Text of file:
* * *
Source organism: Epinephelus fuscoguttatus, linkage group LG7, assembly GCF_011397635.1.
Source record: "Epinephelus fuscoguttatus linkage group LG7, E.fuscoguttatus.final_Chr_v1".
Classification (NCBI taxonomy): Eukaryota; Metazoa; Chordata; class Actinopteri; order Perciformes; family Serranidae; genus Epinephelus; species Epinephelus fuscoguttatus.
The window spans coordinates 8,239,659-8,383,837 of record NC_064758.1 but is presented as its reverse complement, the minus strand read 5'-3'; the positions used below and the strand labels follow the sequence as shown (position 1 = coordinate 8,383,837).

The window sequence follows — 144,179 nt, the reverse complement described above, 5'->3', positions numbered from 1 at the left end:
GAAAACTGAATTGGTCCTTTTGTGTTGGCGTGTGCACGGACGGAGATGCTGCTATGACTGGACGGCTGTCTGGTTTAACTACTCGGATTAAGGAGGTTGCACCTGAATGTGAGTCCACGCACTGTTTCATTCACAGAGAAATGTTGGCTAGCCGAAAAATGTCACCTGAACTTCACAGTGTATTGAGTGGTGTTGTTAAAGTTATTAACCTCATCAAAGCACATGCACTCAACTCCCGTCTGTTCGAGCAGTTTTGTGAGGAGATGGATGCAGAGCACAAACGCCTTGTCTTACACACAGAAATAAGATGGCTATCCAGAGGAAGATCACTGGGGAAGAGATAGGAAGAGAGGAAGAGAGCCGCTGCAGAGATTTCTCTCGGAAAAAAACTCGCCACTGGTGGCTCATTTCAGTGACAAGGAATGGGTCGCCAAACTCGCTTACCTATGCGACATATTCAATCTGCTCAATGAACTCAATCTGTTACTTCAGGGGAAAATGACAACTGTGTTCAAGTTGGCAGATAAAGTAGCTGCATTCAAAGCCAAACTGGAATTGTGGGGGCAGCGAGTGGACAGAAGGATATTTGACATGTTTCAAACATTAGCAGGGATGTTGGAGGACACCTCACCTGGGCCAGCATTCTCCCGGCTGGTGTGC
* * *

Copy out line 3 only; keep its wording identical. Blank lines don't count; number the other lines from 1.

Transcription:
Classification (NCBI taxonomy): Eukaryota; Metazoa; Chordata; class Actinopteri; order Perciformes; family Serranidae; genus Epinephelus; species Epinephelus fuscoguttatus.